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In spite of the recently announced White House plan to limit student loan payments to 10% of a borrower’s monthly discretionary income, and forgiveness of any remaining debt after 20 years, millions of borrowers will never benefit from that action because they’re already in default.
While some of those people are the type who take pride in cheating “Big Brother,” most are struggling with circumstances they never expected. Until a few years ago, landing a lucrative job shortly after graduation seemed like a reasonable plan for repaying student loans.
But in today’s economy, landing a lucrative job can be a serious challenge. So borrowers who expected no problem in repaying their student loans are now faced with serious consequences because of the ever-changing debt collection laws.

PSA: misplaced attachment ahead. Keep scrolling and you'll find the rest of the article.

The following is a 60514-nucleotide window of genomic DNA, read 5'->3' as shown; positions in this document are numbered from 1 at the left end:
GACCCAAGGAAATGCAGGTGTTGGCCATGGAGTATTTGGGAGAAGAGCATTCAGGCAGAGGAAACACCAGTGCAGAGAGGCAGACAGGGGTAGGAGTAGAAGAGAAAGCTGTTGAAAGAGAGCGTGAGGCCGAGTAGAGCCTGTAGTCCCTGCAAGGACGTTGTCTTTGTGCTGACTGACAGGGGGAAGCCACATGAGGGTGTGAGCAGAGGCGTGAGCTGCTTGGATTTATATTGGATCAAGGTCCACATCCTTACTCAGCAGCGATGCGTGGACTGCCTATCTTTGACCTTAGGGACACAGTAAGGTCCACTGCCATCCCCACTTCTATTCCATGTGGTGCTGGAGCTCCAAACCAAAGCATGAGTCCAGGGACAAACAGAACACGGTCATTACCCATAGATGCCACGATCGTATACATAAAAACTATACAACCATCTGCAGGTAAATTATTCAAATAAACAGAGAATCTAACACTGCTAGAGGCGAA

Why Default Is Dangerous
1. The debt lasts forever.
There is no statue of limitations on defaulted student loans, so until yours is repaid you become ineligible for a VA, FHA or HUD loan. Plus, the government can garnish as much as 15% of your disposable income, as well as Social Security and disability benefits. They can even keep all the income tax refunds you might have counted on receiving from the IRS.
2. Private collectors may jump in.
Any new government relief programs won’t apply to private loans, the kind a student needs after all government funding sources have been tapped out. Banks are just as likely as the government to file a lawsuit against debtors, and may also assign your account to a collection agency — which will add extra fees to the balance already owed.
3. Getting credit becomes tougher.